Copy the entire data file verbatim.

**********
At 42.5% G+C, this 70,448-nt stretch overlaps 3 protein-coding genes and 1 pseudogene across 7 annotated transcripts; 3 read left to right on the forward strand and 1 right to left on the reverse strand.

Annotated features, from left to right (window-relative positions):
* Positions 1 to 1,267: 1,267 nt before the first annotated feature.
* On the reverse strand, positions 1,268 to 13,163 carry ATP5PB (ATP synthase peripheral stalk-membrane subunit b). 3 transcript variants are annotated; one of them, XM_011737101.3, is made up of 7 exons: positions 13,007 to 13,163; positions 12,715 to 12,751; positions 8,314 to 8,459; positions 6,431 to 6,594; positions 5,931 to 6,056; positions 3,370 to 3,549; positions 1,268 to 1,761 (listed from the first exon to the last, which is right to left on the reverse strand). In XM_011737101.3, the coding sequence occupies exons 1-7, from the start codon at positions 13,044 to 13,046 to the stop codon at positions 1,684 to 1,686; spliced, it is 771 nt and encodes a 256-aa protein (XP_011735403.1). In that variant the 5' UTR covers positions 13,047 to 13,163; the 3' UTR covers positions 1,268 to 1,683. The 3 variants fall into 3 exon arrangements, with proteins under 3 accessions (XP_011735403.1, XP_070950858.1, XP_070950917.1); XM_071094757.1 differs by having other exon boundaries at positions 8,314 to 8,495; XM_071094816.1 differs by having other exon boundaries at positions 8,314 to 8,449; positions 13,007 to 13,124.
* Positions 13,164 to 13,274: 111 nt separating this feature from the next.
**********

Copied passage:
At 42.5% G+C, this 70,448-nt stretch overlaps 3 protein-coding genes and 1 pseudogene across 7 annotated transcripts; 3 read left to right on the forward strand and 1 right to left on the reverse strand.

Annotated features, from left to right (window-relative positions):
* Positions 1 to 1,267: 1,267 nt before the first annotated feature.
* On the reverse strand, positions 1,268 to 13,163 carry ATP5PB (ATP synthase peripheral stalk-membrane subunit b). 3 transcript variants are annotated; one of them, XM_011737101.3, is made up of 7 exons: positions 13,007 to 13,163; positions 12,715 to 12,751; positions 8,314 to 8,459; positions 6,431 to 6,594; positions 5,931 to 6,056; positions 3,370 to 3,549; positions 1,268 to 1,761 (listed from the first exon to the last, which is right to left on the reverse strand). In XM_011737101.3, the coding sequence occupies exons 1-7, from the start codon at positions 13,044 to 13,046 to the stop codon at positions 1,684 to 1,686; spliced, it is 771 nt and encodes a 256-aa protein (XP_011735403.1). In that variant the 5' UTR covers positions 13,047 to 13,163; the 3' UTR covers positions 1,268 to 1,683. The 3 variants fall into 3 exon arrangements, with proteins under 3 accessions (XP_011735403.1, XP_070950858.1, XP_070950917.1); XM_071094757.1 differs by having other exon boundaries at positions 8,314 to 8,495; XM_071094816.1 differs by having other exon boundaries at positions 8,314 to 8,449; positions 13,007 to 13,124.
* Positions 13,164 to 13,274: 111 nt separating this feature from the next.